This is an easy 3.6 mile walk (7.2 miles round trip). The trail along this river used to be a rail bed. Actually, as you start out on the trail, and right before you get to the river, if you look up on your left, you can barely see a couple of old train cars through the trees. Once you get to the river, this first spot on the river is a great area to get out on the rocks and get some photos. You continue on the trail and as you are coming around the first bend, there is a nice little rental cottage on your left. This cottage is on VRBO and it looks cute. Continuing along the trail, there are spots all along the trail where you can either get right down to the river, or walk out on rocks above the river. When you get to the end of the trail, you actually arrive at an active railroad. We didn’t walk that far today though. We just walked until we felt like turning around.

Here are a few photos from today. Also, took some deer photos from my window this past week, so included a few of those photos. Had a mama, a couple of young ones, and a young buck grazing in our front yard.

Getting there: This trailhead is in the middle of nowhere, at the intersection of Hwys 208 and 25/70. Click on this link for a map that could help. http://www.ncrailtrails.org/pdfs/LaurelMap.pdf

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The parking area is on the road to Marshall

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I’m ready for today’s walk

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Right after you start out on the trail, you can either take that little trail to the right (that you barely see), or go straight. We normally just go straight. 

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We’ve just arrived by the river. Shot down-river.

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These rapids are are really pitiful today after the drought

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I was shocked how low the water was, up-river

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The river going around the bend

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The sign in front of the little cottage

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After you pass the cottage, you have the river on your right and the cliffs on your left

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A shot up-river

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Steve taking some shots out on the rocks in the river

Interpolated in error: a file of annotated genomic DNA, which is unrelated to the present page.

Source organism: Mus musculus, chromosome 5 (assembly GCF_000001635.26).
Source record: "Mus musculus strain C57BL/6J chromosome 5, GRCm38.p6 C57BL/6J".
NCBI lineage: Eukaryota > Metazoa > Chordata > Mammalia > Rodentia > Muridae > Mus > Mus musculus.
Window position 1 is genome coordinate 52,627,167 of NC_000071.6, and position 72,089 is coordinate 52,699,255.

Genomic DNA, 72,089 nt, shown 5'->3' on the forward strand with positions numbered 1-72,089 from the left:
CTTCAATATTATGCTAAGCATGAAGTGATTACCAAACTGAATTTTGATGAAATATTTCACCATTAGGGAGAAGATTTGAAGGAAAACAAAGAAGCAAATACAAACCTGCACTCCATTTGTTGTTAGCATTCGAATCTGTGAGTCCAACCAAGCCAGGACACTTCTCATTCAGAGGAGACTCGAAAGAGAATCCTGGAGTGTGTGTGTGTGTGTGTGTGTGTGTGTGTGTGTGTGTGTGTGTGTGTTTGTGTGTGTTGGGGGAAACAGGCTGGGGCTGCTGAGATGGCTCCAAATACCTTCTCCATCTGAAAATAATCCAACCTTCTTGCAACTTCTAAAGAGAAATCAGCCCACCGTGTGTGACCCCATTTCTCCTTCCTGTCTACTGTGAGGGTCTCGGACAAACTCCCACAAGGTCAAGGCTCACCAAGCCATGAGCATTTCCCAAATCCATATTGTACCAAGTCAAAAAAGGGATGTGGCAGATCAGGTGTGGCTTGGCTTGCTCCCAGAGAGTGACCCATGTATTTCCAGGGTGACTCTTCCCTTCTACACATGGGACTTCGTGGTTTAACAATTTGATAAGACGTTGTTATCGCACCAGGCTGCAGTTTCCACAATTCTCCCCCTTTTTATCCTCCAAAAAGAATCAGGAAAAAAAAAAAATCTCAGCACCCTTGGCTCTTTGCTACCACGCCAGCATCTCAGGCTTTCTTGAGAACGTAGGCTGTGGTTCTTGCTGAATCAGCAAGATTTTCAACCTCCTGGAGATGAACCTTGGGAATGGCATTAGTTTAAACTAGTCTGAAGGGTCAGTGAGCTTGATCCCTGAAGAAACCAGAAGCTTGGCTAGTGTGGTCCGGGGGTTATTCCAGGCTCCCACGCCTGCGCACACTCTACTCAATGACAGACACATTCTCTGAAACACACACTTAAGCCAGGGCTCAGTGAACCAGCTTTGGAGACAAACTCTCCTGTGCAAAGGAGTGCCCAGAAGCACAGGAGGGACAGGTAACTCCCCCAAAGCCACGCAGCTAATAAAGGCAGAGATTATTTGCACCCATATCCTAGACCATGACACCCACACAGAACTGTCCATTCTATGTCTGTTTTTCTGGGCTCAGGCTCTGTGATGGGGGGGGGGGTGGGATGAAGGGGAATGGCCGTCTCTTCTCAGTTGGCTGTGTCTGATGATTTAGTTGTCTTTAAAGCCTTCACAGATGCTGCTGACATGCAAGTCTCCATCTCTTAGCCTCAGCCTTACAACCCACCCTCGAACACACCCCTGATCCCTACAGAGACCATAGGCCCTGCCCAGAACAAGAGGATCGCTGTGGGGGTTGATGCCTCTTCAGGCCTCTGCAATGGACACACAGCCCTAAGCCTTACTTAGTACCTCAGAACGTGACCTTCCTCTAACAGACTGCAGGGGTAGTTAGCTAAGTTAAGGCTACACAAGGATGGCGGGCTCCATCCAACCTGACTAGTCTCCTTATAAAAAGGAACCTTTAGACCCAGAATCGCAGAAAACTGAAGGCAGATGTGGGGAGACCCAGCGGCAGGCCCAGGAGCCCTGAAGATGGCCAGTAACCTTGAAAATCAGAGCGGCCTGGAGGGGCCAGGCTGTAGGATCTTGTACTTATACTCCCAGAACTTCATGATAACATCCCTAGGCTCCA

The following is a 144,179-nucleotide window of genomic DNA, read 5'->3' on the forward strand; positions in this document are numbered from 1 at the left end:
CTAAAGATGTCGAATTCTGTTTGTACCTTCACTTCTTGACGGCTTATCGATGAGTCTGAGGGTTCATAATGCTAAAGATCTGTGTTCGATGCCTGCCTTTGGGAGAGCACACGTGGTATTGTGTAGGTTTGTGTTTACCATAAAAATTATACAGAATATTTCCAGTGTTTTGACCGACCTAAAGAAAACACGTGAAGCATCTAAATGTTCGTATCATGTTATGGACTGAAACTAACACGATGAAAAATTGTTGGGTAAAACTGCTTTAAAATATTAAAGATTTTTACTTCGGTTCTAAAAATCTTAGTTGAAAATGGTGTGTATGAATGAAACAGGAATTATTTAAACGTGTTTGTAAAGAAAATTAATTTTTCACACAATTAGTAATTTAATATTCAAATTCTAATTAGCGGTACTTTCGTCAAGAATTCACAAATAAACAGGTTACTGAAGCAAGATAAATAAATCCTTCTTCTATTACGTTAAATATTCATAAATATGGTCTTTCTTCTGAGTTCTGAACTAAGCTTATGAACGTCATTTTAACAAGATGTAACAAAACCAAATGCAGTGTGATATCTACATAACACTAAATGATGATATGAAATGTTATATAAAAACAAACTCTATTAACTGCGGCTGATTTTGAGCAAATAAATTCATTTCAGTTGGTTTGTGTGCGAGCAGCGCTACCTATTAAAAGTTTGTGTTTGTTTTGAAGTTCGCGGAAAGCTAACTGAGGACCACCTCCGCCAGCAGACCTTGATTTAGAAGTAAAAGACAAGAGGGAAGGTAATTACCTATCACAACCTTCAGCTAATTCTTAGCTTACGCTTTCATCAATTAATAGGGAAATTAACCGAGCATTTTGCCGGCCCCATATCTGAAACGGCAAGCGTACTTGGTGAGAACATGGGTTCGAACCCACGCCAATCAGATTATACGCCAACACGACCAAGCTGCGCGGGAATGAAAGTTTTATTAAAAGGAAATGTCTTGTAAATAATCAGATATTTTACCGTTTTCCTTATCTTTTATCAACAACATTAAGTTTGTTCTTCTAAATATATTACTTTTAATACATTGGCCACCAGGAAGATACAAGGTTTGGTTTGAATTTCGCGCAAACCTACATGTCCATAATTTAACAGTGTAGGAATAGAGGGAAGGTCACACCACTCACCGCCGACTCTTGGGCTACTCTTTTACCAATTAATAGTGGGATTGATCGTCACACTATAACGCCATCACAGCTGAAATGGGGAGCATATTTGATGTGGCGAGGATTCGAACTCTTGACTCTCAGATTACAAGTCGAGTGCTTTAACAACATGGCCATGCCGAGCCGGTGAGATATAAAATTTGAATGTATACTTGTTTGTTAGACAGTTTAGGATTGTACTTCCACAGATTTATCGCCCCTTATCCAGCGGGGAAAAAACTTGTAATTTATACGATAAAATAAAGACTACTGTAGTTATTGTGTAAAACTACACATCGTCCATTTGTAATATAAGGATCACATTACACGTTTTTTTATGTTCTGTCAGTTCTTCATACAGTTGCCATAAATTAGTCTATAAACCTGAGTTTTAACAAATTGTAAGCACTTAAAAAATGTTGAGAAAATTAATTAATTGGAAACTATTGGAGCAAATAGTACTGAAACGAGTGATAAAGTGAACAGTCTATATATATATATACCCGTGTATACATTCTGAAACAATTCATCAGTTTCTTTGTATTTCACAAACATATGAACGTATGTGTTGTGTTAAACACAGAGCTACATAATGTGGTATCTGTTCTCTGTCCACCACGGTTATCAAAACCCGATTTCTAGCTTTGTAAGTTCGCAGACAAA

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Another shot up-river

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With the drought, was surprised we had to wade through a little water on the trail. Must be coming from a spring.

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A little further up-river, found another spot where we could walk down and enjoy the river

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A little rapid

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Another shot up-river

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We’re heading out. You can see on the left that there were some people camping along the river

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A young couple in our yard

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Beautiful young buck

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Mama and baby

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Twins

Asheville, NC – North Carolina Arboretum

For many other posts from the arboretum, search internet by “ranger annette north carolina arboretum”.

Today’s was our monthly visit to the arboretum to check out what was blooming. No hike today. Just a walk around the gardens. Not alot of new blooms today. But, the items blooming are really starting to decrease because it’s just a few days away from the official Fall season.

Here are a few photos of some new items that were blooming today.

Address: 100 Frederick Law Olmsted Way, Asheville, NC

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Flag Pond, TN – Rocky Fork State Park

For additional photos (and definitely higher water flow), search internet by “ranger annette rocky fork state park”.

Rocky Fork is a 2,036 acre park in Unicoi County, TN. I had read that there had been some improvements made since we last visited. A new parking area, and a new bridge across Rocky Fork Creek. In the future there will be a new visitors center. Our walk today was easy and probably close to 2.5 miles round trip.

Today when we arrived, I didn’t immediately see the new parking area. It wasn’t where I thought it was going to be. So, we just parked in the normal small gravel parking area at the trailhead. The first thing that we noticed was how low the water flow was in the creek. Have never seen it anywhere near that low. We hit the trail and of course noticed that the gate was open like you could drive on up the road. At this point still couldn’t tell that there was a parking area ahead, so we walked on. We then came upon a 5 MPH sign and then up ahead was able to tell that there was a parking area to the right. It’s pretty good sized.

We continued on and the next thing that I was looking forward to was the new bridge that was to cross Rocky Fork. Due to the water that is normally pretty high, we’ve never been any further than where the gravel road crosses the creek. I was shocked when we arrived at the creek and there was no bridge. I just knew that  there was supposed to be a bridge. We had turned around to start heading back towards the car when I saw a very small trail to our left. Took off on this little trail and quickly came to the bridge that was a little up-river. It was pretty cool. It was constructed from a fallen tree.